When You’re Tired of Being a “Stuff Manager” & Want to Enjoy Living

I read a handful of places every day, and always over at The Nester‘s — because she brilliantly, humbly, writes about the imperfect in life… translation: grace.  Myquillyn Smith sees the world through house-colored glasses. She’s a creative homebody armed with hot glue, paint and second hand furniture. She believes every home has a silver lining and that beauty can be found in the lived-in, loved-on and used-just-about-up. She shares how she learned to love her imperfect home in The Nesting Place: It Doesn’t Have to be Perfect to be Beautiful, a battle cry for women everywhere to love the home they’re with because houses are for living not perfecting.  Her winsome honesty, sense of humour and down-to-earth creativity makes her one of the most endearing voices in the blogosphere. I am entirely smitten with this woman’s perspective on life: It’s a grace to welcome The Nester to the farm’s front porch today…

photos and text by Myquillyn Smith aka The Nester

Hello. Nice to meet you!

What do I do? Oh, I’m a Stuff Manager.

No, I don’t really like it but, isn’t that what everyone does?

My daily routine involves looking through my stuff, putting stuff away, organizing stuff, feeling guilty because I haven’t organized other stuff, fussing at my kids because their stuff isn’t put away, wading through misplaced stuff in our garage, piling up stuff I’m tired of so we can sell it, packing away stuff I’m really tired of to give it away, asking my husband where he put his stuff, sorting, washing, and drying our stuff —

And then dreaming about more stuff that I want and the bigger house I “need” because my precious stuff won’t fit in our current house–I guess it’s too small.

I never planned on being a stuff manager, it just kind of happened and now that’s my job.

Oh, no, I don’t get paid for it. I just do it because I think I have no other choice.

I have a whole other job that I get paid for and I use most of that money to buy more stuff. I’m training my kids to be stuff managers too.

What? Why are you looking at me like that?



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our days

“that’s all your house is, is a place to keep your stuff while you go out and get more stuff…”

–George Carlin


America spends more on garbage bags than 90% of the world’s 210 countries do on everything.”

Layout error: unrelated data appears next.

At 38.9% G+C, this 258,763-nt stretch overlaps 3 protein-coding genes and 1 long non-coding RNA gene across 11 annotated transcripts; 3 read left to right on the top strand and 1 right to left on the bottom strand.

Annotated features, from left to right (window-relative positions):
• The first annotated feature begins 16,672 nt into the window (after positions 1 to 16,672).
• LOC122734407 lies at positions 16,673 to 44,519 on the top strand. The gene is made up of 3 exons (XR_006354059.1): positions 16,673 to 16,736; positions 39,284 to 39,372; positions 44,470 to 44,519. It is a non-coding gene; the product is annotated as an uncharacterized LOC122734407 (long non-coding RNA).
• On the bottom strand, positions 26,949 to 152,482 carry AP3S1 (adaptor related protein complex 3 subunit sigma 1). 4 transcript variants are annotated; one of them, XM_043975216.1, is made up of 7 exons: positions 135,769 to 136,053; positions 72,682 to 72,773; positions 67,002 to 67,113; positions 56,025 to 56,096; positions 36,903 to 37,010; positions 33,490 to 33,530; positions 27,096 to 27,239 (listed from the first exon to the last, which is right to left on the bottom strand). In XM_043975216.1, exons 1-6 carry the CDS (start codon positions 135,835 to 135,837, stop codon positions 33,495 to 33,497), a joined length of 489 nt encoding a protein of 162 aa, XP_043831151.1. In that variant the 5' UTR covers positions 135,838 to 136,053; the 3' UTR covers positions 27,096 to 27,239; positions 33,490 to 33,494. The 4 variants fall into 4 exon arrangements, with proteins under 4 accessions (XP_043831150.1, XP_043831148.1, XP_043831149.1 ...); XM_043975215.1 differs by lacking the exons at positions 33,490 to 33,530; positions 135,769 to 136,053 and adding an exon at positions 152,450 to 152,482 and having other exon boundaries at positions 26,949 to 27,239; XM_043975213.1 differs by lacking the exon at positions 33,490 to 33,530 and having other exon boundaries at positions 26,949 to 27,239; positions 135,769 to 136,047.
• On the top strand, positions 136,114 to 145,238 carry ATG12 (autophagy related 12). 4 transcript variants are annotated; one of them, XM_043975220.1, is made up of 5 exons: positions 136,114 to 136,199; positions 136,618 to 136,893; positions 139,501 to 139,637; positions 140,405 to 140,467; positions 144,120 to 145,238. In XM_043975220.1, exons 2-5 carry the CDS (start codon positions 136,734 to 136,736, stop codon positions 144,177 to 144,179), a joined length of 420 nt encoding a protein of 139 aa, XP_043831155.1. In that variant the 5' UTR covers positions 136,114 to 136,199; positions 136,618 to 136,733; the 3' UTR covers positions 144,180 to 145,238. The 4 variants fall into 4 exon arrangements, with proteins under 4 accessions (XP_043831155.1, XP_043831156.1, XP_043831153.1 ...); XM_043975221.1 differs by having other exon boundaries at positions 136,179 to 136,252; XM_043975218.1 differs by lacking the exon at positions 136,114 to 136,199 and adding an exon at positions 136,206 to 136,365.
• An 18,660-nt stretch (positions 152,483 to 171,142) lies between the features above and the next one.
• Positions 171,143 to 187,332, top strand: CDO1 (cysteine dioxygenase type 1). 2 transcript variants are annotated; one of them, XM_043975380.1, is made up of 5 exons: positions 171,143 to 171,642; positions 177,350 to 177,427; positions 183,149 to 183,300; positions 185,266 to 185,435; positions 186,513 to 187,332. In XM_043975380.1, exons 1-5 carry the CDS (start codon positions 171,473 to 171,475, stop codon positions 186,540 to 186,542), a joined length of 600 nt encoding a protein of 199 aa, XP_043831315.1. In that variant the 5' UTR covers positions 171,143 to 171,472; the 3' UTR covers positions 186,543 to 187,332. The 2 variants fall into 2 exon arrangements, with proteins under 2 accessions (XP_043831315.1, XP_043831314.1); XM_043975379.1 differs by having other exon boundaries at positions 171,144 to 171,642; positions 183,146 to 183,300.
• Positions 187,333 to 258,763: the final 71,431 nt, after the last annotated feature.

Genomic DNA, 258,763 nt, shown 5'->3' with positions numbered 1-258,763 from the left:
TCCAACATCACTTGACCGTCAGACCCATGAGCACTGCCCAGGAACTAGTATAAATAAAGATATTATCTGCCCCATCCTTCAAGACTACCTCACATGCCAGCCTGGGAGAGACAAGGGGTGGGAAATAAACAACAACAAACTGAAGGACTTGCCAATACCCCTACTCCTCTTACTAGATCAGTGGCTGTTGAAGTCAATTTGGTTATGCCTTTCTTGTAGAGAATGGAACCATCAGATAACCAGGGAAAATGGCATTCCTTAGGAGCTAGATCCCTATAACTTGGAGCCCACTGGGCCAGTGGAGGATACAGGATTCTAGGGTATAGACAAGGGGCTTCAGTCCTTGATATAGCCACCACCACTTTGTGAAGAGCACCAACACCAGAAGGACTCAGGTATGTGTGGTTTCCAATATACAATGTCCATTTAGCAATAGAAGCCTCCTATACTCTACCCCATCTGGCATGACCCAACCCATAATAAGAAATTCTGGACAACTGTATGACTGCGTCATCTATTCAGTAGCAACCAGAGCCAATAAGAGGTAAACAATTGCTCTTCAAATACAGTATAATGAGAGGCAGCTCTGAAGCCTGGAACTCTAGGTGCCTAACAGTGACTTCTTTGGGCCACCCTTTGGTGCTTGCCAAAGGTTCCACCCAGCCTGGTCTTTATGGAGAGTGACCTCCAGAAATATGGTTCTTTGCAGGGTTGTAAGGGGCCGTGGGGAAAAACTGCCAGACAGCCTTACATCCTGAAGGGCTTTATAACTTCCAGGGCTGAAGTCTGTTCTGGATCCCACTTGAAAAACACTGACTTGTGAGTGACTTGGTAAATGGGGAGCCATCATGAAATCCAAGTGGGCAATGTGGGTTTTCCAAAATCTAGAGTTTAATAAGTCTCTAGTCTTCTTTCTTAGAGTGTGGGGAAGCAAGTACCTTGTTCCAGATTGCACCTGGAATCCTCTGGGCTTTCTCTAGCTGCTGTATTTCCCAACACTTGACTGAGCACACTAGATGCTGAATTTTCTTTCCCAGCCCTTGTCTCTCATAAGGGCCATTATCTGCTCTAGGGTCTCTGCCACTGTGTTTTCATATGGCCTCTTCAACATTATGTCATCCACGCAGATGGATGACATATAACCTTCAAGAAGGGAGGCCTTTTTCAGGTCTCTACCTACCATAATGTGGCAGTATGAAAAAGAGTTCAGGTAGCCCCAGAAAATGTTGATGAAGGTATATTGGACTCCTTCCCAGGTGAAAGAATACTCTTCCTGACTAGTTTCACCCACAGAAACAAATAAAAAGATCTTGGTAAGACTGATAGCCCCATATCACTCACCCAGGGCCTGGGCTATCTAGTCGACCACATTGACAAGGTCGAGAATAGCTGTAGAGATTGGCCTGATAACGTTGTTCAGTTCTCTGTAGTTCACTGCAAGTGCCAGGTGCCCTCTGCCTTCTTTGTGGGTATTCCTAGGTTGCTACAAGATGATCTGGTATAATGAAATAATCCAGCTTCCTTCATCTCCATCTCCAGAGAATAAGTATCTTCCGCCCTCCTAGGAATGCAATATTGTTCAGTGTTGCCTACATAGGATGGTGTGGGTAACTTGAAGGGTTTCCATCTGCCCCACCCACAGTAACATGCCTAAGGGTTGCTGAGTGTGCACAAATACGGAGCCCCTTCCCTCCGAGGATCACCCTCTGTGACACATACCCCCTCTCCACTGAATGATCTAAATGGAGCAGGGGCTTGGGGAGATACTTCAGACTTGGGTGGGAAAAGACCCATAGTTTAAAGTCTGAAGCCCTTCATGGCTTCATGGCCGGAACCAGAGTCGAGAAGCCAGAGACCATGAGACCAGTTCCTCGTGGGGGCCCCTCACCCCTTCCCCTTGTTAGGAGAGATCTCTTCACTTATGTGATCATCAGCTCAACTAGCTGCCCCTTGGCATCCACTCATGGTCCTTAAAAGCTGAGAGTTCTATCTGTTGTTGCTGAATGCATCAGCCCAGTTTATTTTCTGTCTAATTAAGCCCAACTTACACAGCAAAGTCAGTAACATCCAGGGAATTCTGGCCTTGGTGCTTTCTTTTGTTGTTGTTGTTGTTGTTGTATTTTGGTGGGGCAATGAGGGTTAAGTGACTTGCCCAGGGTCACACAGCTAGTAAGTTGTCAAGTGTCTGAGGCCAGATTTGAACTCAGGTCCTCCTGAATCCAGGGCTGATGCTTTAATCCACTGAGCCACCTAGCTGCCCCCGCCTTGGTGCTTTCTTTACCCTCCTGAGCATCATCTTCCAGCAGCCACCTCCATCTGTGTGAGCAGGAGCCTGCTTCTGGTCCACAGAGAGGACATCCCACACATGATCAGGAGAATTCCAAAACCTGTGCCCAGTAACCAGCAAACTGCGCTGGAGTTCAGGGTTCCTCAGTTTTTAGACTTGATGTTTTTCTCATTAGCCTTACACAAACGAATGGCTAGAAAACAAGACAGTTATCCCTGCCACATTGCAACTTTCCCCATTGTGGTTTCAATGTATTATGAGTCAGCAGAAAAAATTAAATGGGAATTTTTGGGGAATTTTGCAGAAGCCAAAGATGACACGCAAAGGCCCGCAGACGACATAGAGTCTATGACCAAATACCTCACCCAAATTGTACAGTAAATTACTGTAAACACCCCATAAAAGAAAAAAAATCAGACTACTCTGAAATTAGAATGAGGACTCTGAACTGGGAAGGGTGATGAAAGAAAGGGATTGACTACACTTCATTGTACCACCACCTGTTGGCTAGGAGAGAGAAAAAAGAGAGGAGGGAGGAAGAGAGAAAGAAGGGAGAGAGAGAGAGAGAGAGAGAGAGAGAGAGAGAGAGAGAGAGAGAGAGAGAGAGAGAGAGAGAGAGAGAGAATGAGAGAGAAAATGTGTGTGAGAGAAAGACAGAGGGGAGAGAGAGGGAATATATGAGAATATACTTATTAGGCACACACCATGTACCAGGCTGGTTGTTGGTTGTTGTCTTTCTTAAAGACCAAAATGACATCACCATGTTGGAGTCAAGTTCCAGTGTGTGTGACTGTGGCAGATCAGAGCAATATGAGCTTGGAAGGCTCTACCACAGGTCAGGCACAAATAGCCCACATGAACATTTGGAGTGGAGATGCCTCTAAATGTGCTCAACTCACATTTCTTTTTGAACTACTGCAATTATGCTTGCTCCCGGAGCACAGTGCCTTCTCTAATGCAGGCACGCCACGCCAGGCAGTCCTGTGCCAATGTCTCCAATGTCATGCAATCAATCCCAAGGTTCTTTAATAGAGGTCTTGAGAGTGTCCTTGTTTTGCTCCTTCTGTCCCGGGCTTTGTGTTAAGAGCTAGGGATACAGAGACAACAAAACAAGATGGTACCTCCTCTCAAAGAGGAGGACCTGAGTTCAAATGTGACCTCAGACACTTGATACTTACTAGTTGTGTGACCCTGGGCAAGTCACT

~Dr. Wess Stafford in Too Small to Ignore

I’m a creative. I pretend to be a designer.

My entire job is to encourage women that they can create a beautiful, meaningful home.

I’ve done it all wrong but I’m learning that it’s really not about the stuff at all, even when making a home.

If I want my home to be a place of connection, I’ll ask genuine questions and get to know the people in my home.

If I want my home to be a safe place to make a mistake, I’ll lower my standards for myself first, be forgiving of my own mistakes, laugh at myself–and allow others to see that.

If I want my home to be inspiring, I’ll pay attention to what inspires me.

If I want my home to be real, I’ll learn to embrace the imperfect, find the beauty in the undone, the broken, the unkempt, the everydayness and the mess.

If I want my home to be comfortable, I’ll first stop apologizing and focus on others instead of myself.

If I want my home to be a place of rest, I’ll consider my attitude and the tone I set when I am home. I’ll allow and plan for restful spaces.

This is the kind of home and beauty we have to fight for.

Anyone can put pretty stuff in a room.

It takes intention to furnish a home with grace and rest and acceptance. I’m up for the challenge. I want to see past the worst and focus on the better. I want to search for the real beauty just waiting to be recognized. I want to make a home on purpose — with purpose.

I’m making home a safe, inspiring and life-giving place so we can go out and be what who we were created to be.

The Joneses don’t need to be kept up with — and secretly, they are tired of setting the mythical standard.

Homes are there to serve people, not the other way around.

May your home serve you and others so fully that it’s worn thin and beautiful in all the right places.




Myquillyn Smith, known as The Nester on her blog, recently bought a fixer upper on 12 acres outside Charlotte, NC with her husband Chad and their three teenage boys.

Her last house, an imperfect rental, was featured in Better Homes & Gardens Christmas Ideas, Do It Yourself Magazine, Ladies’ Home Journal and Cottages and Bungalows and is the subject of The Nesting Place: It Doesn’t Have to be Perfect to be Beautiful, a #1 bestseller in design, and for very good reason. 

These pages will have you making more than the home you dreamed of. They will have you receiving the life you always dreamed of. Anyone who has a home, dreams of a home, wants to enjoy where they are right now — I cannot recommend The Nesting Place: It Doesn’t Have to be Perfect to be Beautiful highly enough. Really, she’s brilliant…and about grace.